Using PM2 to manage NodeJS cluster

The cluster module allows us to create worker processes to improve our NodeJS applications performance. This is specially important in web applications, where a master process receives all the requests and load balances them among the worker processes.

But all this power comes with the cost that must be the application who manages all the complexity associated with process managements: what happens if a worker process exists unexpectedly, how exit gracefully the worker processes, what if you need to restart all your workers, etc.

In this post we present PM2 tool. although it is a general process manager, that means it can manage any kind of process like python, ruby, … and not only NodeJS processes, the tool is specially designed to manage NodeJS applications that want to work with the cluster module.


More on this series:

  1. Understanding the NodeJS cluster module
  2. Using cluster module with HTTP servers
  3. Using PM2 to manage a NodeJS cluster
  4. Graceful shutdown NodeJS HTTP server when using PM2

Introducing PM2

As said previously, PM2 is a general process manager, that is, a program that controls the execution of other process (like a python program that check if you have new emails) and does things like: check your process is running, re-execute your process if for some reason it exits unexpectedly, log its output, etc.

The most important thing for us is PM2 simplifies the execution of NodeJS applications to run as a cluster. Yes, you write your application without worrying about cluster module and is PM2 who creates a given number of worker processes to run your application.

The hard part of cluster module

Lets see an example where we create a very basic HTTP server using the cluster module. The master process will spawn as many workers as CPUs and will take care if any of the workers exists to spawn a new worker.

const cluster = require('cluster');
const http = require('http');
const numCPUs = require('os').cpus().length;

if (cluster.isMaster) {
  masterProcess();
} else {
  childProcess();  
}

function masterProcess() {
  console.log(`Master ${process.pid} is running`);

  for (let i = 0; i < numCPUs; i++) {
    console.log(`Forking process number ${i}...`);

    cluster.fork();
  }

  cluster.on('exit', (worker, code, signal) => {
    console.log(`Worker ${worker.process.pid} died`);
    console.log(`Forking a new process...`);

    cluster.fork();
  });
}

function childProcess() {
  console.log(`Worker ${process.pid} started...`);

  http.createServer((req, res) => {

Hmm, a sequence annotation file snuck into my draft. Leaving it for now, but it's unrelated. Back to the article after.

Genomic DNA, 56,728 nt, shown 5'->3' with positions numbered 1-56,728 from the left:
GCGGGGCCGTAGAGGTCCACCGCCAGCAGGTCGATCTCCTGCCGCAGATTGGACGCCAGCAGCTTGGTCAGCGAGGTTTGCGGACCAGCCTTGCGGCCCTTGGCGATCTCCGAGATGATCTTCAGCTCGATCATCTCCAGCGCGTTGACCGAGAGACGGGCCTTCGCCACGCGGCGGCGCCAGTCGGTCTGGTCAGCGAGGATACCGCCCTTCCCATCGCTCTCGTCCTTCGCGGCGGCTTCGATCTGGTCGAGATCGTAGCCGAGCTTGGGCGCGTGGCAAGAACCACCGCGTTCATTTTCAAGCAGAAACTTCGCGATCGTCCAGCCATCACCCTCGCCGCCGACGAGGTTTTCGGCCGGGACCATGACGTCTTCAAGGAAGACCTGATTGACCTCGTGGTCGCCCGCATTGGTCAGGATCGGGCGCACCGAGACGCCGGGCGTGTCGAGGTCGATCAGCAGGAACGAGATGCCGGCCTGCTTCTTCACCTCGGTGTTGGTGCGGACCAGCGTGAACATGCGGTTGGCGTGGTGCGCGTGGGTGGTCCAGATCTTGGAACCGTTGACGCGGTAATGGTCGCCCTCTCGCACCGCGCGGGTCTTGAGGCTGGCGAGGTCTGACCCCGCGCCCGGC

res.writeHead(200);
    res.end('Hello World');

    process.exit(1);
  }).listen(3000);
}

The worker process is a very simple HTTP server listening on port 3000 and programmed to return a Hello World and exit (to simulate a failure).

If we run the program with $ node app.js the output will show something like:

$ node app.js

Master 2398 is running
Forking process number 0...
Forking process number 1...
Worker 2399 started...
Worker 2400 started...

If we go to browser at URL http://localhost:3000 we will get a Hello World and in the console see something like:

Worker 2400 died
Forking a new process...
Worker 2401 started...

That’s very nice, now lets go to see how PM2 can simplify our application.

The PM2 way

Before continue, you need to instal PM2 on your system. Typically it is installed as a global module with $ npm install pm2 -g or $ yarn global add pm2.

When using PM2 we can forget the part of the code related with the master process, that will responsibility of PM2, so our very basic HTTP server can be rewritten as:

const http = require('http');

console.log(`Worker ${process.pid} started...`);

http.createServer((req, res) => {
  res.writeHead(200);
  res.end('Hello World');

  process.exit(1);
}).listen(3000);

Now run PM2 with $ pm2 start app.js -i 3 and you will see an output similar to:

Note the option -i that is used to indicate the number of instances to create. The idea is that number be the same as your number of CPU cores. If you don’t know them you can set -i 0 to leave PM2 detect it automatically.

$ pm2 start app.js -i 3

[PM2] Starting /Users/blablabla/some-project/app.js in cluster_mode (3 instances)
[PM2] Done.

| Name      | mode    | status | ↺ | cpu | memory    |
| ----------|---------|--------|---|-----|-----------|
| app       | cluster | online | 0 | 23% | 27.1 MB   |
| app       | cluster | online | 0 | 26% | 27.3 MB   |
| app       | cluster | online | 0 | 14% | 25.1 MB   |

We can see the application logs running $ pm2 log. Now when accessing the the http://localhost:3000 URL we will see logs similar to:

PM2        | App name:app id:0 disconnected
PM2        | App [app] with id [0] and pid [1299], exited with code [1] via signal [SIGINT]
PM2        | Starting execution sequence in -cluster mode- for app name:app id:0
PM2        | App name:app id:0 online
0|app      | Worker 1489 started...

We can see how PM2 process detects one of our workers has exit and automatically starts a new instance.

Conclusions

Although the NodeJS cluster module is a powerful mechanism to improve performance it comes at the cost of complexity required to manage all the situations an application can found: what happens if a worker exists, how can we reload the application cluster without down time, etc.

PM2 is a process manager specially designed to work with NodeJS clusters. It allow to cluster an application, restart or reload, without the required code complexity in addition to offer tools to see log outputs, monitorization, etc.

References

Node.js clustering made easy with PM2